I don't see any of this playing out over-night, but there is a sea of possibilities for better or for worse. Whether the recent string of nostalgic articles is just a result of the summer heat or an omen, we are all in for some exciting times moving forward, even if we thought "it would last forever.   Those were the best days of my life...." 

12 comments about "The Death Of Search".
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  1. Gordon Hotchkiss from Out of My Gord Consulting, August 31, 2009 at 1:44 p.m.

    Okay Rob..I get the Bryan Adams reference and I'm guilty as charged. After all, Bryan is practically my neighbor up here! But I think there's a distinction that has to be made: Search as an industry and Search as a consumer activity. In the first case, you bet we're going to see changes, but primarily because of what's happening in the second case. The act of searching for information is not going to stop but it will evolve dramatically, causing the first to evolve along with it in lock step. And by the way, that first activity is erasing the decades long stigma of asymmetric information, upon which most tradtional marketing and advertising theory is based, so don't expect search to be the only thing to change. Everything's going to be tossed on it's head in the process. Thanks for the column've jolted me out of my "hot summer" reverie and back in the world of Search, or whatever the hell we call it.

  2. Chris Nielsen from Domain Incubation, August 31, 2009 at 1:45 p.m.

    Search is Dead. Long Live Search...!!!

    "Google continues to be a one-trick pony that seemingly wants to focus on everything but its core." Huh? They can only do one thing, but they are focused on all the other things they can't do?

    Why do Search Insider articles seem more and more confused and more and more confusing...?

  3. Rob Griffin from Almighty, August 31, 2009 at 2:27 p.m.

    Agreed Gord. You have known me long enough to know that I like to polarize an opinion to try and stir up healthy conversion and debate.

    Thanks for your witty retorts Chris, but no matter what you feel about our columns, they got you to think and reply.

    In the end my goal with this column was to focus on the death of search in its current form that is reliant on a few key gate keepers and the coming upheaval which I think is utterly exciting and awesome.

    Chris in response to your comments I'd have to say that to discuss how search as we know may die (or evolve) you cant help but discuss the new opportunities that will be born out of this change. So you cant avoid the seeming contradiction or duality of the topic.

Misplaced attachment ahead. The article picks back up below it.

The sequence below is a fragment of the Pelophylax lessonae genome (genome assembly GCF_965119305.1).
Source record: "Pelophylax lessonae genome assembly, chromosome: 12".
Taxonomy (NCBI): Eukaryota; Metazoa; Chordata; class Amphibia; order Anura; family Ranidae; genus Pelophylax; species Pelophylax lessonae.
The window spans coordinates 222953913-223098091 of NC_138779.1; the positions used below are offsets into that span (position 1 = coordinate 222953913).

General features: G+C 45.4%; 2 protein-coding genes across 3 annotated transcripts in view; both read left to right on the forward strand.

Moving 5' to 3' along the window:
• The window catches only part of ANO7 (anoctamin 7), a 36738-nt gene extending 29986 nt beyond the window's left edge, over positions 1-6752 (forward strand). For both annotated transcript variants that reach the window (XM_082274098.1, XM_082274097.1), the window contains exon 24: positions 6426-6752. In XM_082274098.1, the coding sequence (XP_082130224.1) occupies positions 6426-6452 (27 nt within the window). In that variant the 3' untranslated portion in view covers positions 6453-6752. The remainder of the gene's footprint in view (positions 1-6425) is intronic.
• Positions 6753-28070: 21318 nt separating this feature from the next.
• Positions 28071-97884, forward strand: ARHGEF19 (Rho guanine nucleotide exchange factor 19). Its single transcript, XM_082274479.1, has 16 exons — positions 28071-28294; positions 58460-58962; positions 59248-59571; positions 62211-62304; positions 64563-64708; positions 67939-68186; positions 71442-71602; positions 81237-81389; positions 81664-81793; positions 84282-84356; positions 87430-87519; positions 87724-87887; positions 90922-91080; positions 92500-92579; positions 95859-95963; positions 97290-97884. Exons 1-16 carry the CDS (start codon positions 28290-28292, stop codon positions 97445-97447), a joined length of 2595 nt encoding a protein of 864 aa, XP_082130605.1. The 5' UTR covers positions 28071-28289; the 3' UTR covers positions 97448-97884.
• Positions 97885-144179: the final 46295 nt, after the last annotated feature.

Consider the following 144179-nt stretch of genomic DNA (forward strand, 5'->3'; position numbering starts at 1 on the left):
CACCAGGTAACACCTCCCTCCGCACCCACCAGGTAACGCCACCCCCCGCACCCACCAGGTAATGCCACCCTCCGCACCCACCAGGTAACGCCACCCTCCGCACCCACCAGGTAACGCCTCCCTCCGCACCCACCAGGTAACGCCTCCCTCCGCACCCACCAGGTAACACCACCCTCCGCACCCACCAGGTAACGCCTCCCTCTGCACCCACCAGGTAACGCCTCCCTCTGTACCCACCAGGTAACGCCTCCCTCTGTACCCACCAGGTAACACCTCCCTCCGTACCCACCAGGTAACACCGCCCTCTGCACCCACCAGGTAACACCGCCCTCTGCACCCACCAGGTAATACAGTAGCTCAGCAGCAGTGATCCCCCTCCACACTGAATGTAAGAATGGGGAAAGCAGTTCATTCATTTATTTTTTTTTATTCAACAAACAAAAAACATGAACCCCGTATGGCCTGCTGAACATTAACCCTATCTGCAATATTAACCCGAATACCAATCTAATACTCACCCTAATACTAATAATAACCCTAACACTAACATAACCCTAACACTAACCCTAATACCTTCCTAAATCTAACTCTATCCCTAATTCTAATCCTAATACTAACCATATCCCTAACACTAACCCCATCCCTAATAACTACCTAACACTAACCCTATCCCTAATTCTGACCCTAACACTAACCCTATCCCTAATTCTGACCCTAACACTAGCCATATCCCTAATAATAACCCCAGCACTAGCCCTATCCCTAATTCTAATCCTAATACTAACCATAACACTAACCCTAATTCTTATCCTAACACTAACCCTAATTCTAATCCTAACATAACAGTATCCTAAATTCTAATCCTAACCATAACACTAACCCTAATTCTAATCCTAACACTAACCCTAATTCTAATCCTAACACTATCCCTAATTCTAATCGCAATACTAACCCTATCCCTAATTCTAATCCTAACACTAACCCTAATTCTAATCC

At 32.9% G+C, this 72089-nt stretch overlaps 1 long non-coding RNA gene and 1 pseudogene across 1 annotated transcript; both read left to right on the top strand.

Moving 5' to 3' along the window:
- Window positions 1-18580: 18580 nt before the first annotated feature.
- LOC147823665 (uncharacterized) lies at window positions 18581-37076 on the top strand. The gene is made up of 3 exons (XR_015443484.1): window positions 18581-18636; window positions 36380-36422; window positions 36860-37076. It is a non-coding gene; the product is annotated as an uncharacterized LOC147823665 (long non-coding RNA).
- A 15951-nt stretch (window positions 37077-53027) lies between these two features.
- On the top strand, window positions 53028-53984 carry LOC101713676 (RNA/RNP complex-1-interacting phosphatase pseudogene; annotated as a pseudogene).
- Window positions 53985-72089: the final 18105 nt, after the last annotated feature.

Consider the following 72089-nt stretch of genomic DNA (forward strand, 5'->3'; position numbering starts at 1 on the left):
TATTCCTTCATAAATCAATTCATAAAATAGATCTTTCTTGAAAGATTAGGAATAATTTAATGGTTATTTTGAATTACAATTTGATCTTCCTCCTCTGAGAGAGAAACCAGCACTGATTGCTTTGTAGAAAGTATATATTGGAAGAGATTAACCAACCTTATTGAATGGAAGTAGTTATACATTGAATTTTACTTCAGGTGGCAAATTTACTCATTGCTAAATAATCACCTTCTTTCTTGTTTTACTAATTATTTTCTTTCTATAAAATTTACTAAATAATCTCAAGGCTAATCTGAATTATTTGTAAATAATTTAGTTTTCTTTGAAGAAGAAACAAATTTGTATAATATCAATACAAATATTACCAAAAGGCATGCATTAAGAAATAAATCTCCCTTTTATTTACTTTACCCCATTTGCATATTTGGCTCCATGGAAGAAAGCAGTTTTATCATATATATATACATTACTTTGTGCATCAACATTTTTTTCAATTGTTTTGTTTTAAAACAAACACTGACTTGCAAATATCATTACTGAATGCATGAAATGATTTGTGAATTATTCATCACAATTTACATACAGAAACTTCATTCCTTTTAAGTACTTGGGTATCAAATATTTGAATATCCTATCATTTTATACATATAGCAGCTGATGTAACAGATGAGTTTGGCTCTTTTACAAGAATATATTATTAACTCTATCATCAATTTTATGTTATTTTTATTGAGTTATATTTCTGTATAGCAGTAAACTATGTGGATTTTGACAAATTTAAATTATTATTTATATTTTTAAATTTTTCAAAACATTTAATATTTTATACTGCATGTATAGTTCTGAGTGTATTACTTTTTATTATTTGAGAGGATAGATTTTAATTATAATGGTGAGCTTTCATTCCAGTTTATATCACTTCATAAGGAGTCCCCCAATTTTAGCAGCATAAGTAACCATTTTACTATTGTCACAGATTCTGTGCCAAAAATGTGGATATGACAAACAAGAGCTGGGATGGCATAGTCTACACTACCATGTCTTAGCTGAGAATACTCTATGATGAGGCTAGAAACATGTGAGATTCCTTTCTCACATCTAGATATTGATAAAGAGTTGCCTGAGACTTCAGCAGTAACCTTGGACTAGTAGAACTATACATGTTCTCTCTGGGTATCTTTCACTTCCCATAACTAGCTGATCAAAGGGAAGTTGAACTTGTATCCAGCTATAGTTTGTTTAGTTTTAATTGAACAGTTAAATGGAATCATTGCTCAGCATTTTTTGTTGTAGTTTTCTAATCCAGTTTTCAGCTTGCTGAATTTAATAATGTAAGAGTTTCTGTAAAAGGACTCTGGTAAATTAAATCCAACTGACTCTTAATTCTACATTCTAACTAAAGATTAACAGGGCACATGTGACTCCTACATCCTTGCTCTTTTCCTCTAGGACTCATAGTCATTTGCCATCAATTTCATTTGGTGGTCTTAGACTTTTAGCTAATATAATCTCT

Maybe we should start referring to search as the Phoenix of the digital age? Please hum Bon Jovi's Blaze of Glory as you read this last comment ;-)

  4. Rob Griffin from Almighty, August 31, 2009 at 3:30 p.m.

    This article produced the best feedback ever! I just got an email that said nothing more than "This is hogwash". Nice, very nice.

  5. Thomas Lynch from None, August 31, 2009 at 3:46 p.m.

    It's thought provoking at least Rob. Just goes to show what a big year it has been for search, an exciting year. Change is a good thing. :0)

  6. Sean Gharavi from Aidris, August 31, 2009 at 5:36 p.m.

    Search as an Internet specific technology has a limited life span, like all technologies. Even as TV use decreases, so might the Internet and Internet Search along with it.

    People have always needed to find and access information and tools. It used to be in cabinets and some of it still is.

    It's almost certain that interconnected/networked software will be the search and delivery vehicle for information going forward.

    I've spent 17 years working in the Internet world and we're just seeing another transformation.

    Sean Gharavi
    Developing Internet Websites, Applications and Internet Marketing since 1992.

  7. David Culbertson from LightBulb Interactive, August 31, 2009 at 8:38 p.m.

    Each month, I look at the analytics for more than a dozen websites. Additionally, I've see the data for another 30-40 websites this year. I'm not seeing the death of page views.

    From my perspective, the proliferation of Apps (99% of which are on and the iPhone) are largely being done _not_ as replacements for web-based content but as supplements or when the platform really requires an App.

    For example, a game is much more visually compelling on FB and the iPhone as an app instead of a web page but these were never "things" that really needed to be searchable anyway.